Did Britain invade or discover Australia?
Humans first discovered Australia about 40,000 years ago and like everything else about your question, that's debatable!
The UK were not the first to discover Australia, but they were the last to discover it, so I guess that means they "discovered" Australia.
The UK did not ‘Invade' Australia, they invaded it. Small ‘i'. A very important distinction. There was no military invasion in that sense of the word, but like a weed invades a field, they did invade. And from the indigenous population that died defending their land and way of life the UK did Invade. From the UK's perspective and representatives, there was no opposition and no ‘war', the place was called ‘Terra Nullius' or ‘No-mans land'. The largest military unit deployed to put-down (kill) some ungrateful indigenous people was a company (about 100 men).
So the answer to your question is both yes and no. It all about perspective.
Point of interest: The Brits only bothered to colonise Aus. because of their rising prison populations becoming untenable, Transportation to the other colonies no longer being available their having rebelled. Yes, the brand new the USA. (Always makes me smile when my Australian wife gets teased by Yanks about her convict heritage, same as theirs!) When the Brits landed at a lovely circular bay to start the penal colony, they named it after the Home Secretary who had ordered it, Lord Sydney, and made it a Hell on Earth. Now its the best city in the world, I know, I live here! (Government still sucks though!)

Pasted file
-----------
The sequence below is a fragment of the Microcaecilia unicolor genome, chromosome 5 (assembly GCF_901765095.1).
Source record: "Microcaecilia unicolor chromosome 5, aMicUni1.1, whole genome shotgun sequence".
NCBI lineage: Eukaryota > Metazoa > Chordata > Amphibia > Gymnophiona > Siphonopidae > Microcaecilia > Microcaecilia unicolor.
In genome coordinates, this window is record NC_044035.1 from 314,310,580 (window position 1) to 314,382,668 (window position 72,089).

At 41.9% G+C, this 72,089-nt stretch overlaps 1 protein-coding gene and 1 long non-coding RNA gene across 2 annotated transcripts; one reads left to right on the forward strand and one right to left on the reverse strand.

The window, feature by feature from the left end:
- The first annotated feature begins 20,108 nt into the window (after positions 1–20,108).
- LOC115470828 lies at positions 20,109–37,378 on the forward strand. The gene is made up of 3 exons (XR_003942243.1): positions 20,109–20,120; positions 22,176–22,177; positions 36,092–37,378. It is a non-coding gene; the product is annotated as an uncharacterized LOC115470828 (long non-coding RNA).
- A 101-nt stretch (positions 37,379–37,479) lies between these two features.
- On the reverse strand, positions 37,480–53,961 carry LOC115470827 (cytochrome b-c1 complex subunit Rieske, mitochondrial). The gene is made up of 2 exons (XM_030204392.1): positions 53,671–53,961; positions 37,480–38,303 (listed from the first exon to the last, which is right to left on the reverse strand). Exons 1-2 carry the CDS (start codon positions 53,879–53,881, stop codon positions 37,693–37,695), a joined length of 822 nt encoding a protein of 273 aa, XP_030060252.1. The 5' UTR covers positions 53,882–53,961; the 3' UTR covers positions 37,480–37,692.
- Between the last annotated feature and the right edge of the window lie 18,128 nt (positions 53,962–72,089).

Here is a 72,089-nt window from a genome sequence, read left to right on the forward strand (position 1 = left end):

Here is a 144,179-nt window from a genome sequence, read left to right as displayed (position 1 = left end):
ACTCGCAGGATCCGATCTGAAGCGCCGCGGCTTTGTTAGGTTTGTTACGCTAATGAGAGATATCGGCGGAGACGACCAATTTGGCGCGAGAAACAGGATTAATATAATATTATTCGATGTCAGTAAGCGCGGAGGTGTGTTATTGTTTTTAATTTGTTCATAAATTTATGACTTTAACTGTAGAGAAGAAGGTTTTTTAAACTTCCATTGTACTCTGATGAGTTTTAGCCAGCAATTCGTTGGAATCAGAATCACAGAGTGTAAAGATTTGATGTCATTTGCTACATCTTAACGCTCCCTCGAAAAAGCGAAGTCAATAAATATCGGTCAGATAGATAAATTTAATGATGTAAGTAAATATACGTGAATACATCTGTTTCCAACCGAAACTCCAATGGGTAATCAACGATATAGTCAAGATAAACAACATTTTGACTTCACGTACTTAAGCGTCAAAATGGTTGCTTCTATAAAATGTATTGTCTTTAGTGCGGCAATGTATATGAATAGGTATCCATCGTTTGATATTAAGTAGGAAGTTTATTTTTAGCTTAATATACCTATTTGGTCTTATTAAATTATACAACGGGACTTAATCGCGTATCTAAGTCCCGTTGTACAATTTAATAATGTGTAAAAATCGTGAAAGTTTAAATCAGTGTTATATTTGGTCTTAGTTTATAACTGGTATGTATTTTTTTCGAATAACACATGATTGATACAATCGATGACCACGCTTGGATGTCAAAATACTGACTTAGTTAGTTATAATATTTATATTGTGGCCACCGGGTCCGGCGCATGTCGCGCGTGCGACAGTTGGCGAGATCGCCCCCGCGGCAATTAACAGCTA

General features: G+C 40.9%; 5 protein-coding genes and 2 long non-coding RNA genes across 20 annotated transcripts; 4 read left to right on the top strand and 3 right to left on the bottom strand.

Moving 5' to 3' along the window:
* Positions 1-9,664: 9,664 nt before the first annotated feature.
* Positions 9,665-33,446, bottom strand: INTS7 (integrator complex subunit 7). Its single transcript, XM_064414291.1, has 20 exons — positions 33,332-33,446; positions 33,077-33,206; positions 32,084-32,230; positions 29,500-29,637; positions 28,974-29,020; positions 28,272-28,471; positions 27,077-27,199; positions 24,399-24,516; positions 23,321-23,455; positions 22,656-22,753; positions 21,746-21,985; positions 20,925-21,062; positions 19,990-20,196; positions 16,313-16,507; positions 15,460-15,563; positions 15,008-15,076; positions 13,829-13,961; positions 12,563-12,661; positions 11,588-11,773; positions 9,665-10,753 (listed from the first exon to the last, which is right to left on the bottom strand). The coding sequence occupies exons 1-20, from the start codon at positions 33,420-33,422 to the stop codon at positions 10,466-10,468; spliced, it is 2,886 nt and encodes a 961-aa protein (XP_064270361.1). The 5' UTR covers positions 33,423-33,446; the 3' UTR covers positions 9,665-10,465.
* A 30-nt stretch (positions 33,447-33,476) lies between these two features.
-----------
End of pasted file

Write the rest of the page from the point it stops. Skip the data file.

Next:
There are two distinct questions here...
Firstly, the British did not " discover " Australia...there was a large Aboriginal population already living there when the first Europeans arrived...therefore Britain could not have discovered Australia. When you throw in South East Asian contact and other European explorers ( Dutch )...the Brits were late to the party.
As Ernest W. Adams points out, Captain Cook did not " invade " Australia...however, Captain Arthur Phillip did....as Commander of the First Fleet and the first Governor of the new colony in 1788, he arrived with a technologically superior ( if not numerically ) force and took possession of a whole continent for the English crown....he was just the first of many to come.
There was NO treaty with the existing inhabitants.
There was NO bill of sale...no negotiations..they just came and took what they wanted and the Aboriginals could go to hell if they didn't like it.
Did these people come halfway across the world with the express orders to " invade " this new land....no, of course not...but that was the real world effect of their arrival on the Aboriginal inhabitants...their land was taken from them and they were killed if they got in the way....sounds like an invasion to me.
Britain did not discover Australia in the sense of being the first people to find it, obviously. Southeast Asians had found it centuries before. There had been reports by Western explorers of a large southern continent whose full extent was unknown. It was first known to Europeans as New Holland, having been spotted by the Dutch. But the British explored it far more extensively. Captain Cook also determined that New Zealand was a collection of islands and not part of Australia (early reports were uncertain).
Captain Cook did not "invade" Australia, contrary to certain revisionist claims. His sealed orders required him to enter into friendly relations with the natives, to begin trade with them, and to take possession of useful regions of land with their consent.